Happy Chinese New Year! In 2018, we’re ushering in the Year of the Dog. So what does this mean if you’re expecting a baby this year?
Come find out!
Unlike western New Year celebrations, Chinese New Year can fall anywhere between 21 January and 20 February 20. This is because it is based on the Chinese Lunar Calendar which fluctuates each year.
Chinese Year of the Dog
In 2018, it falls on 16 February and Mr Rooster will hand over the zodiac baton to the loveable mutt. But not just any old mutt. It’s specifically the year of the ‘earth dog’ and the first time we’ve seen this particular variety of animal since 1958.
The Chinese Zodiac is based on a 12-year cycle, with 12 corresponding animals. Each zodiac year is also associated with one of the five elements which include gold, water, wood, earth and fire. Your birth animal is paired with one of the elements to give a more precise assessment of personality and character traits. This year is all about the earth dog (which is kind of a shame as ‘fire dog’ sounds insanely cool.)
All you need to know about your little pup.
Those born in the Year of the Dog are generally known for being sensible, loyal, kind and honest. All round likeable characters who don’t like to cause waves.
Being that your typical baby is loud, unpredictable and let’s face it, often pretty selfish, we can only image that these characteristics develop over time.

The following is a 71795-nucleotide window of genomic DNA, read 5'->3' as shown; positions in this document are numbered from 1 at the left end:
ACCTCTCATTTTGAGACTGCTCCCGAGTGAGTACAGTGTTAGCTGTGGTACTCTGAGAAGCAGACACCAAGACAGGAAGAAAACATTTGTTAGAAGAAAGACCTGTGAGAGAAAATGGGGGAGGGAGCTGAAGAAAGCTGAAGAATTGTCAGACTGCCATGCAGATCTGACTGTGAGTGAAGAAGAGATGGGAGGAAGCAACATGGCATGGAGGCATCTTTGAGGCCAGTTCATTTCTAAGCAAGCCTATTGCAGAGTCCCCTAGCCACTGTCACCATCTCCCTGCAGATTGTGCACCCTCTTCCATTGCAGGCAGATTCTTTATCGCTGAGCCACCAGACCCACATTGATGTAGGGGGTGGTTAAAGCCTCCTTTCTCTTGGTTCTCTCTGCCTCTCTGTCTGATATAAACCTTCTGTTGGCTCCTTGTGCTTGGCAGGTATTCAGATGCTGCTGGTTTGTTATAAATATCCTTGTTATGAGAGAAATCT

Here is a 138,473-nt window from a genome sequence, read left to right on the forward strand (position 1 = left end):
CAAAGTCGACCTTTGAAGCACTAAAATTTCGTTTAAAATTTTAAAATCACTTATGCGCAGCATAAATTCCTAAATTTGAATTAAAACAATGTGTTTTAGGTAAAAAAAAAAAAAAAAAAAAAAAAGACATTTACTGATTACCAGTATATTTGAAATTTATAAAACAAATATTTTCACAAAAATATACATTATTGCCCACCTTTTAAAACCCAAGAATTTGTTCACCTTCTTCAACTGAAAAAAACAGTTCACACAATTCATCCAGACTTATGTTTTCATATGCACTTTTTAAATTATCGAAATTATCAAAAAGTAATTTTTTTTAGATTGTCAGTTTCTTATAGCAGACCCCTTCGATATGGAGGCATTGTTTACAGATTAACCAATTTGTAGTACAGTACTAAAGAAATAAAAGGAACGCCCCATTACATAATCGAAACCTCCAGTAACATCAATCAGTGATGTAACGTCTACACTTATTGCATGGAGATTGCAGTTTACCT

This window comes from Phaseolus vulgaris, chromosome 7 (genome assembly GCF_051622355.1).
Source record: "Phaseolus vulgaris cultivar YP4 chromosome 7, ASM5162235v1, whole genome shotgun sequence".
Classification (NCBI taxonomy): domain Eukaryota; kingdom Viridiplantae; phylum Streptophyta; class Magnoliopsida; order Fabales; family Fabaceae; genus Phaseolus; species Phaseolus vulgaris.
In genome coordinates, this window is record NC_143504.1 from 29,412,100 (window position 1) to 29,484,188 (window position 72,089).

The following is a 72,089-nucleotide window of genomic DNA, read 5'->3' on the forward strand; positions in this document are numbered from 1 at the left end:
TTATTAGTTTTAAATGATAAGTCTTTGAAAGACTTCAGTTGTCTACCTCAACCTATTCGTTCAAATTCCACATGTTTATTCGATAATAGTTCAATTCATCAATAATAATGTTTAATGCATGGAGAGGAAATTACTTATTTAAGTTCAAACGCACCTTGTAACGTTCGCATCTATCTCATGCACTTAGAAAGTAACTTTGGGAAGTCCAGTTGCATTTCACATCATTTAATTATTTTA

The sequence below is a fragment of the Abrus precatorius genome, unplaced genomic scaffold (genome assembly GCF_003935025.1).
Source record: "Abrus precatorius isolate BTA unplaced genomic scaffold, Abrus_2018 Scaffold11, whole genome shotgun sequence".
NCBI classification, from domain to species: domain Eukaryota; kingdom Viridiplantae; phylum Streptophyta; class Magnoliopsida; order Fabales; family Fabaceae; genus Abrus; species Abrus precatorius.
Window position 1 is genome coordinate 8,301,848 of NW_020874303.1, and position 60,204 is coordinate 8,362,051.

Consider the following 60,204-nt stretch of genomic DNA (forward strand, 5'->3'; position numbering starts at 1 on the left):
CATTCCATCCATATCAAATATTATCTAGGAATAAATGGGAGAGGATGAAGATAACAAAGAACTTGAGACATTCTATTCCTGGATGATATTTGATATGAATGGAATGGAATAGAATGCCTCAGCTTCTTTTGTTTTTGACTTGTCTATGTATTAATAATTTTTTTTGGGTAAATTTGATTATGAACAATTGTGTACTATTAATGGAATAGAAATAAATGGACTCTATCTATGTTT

What you MAY notice about your tiny pup is that they are a touch more serious than their playgroup counterparts. They’re the kind of child people might refer to as an ‘old soul’. They can also be stubborn and short-fused. While this sounds like most children under two, babies born under the dog sign can be prone to an especially epic tantrum or three. You’ve been warned!
Plays well with:
The Chinese zodiac is often used by parents in China as a match-making tool. While you may not be keen on marrying your kid off anytime soon, you could find that your little dog plays better with other dogs (makes sense) and those born in the year of the Rabbit (2011). Watch out for sneaky Sheep (2015) and Dragons (2012) as they may rub your typical dog up the wrong way.
Your typical Dog is most likely to enjoy activities that require precision and concentration. Blocks and building will probably be a favourite. They also enjoy socialising and work well in a team.
Looking for a quick, easy and delish recipe to celebrate Chinese New Year? Check out this family friendly Pork San Choy Bau.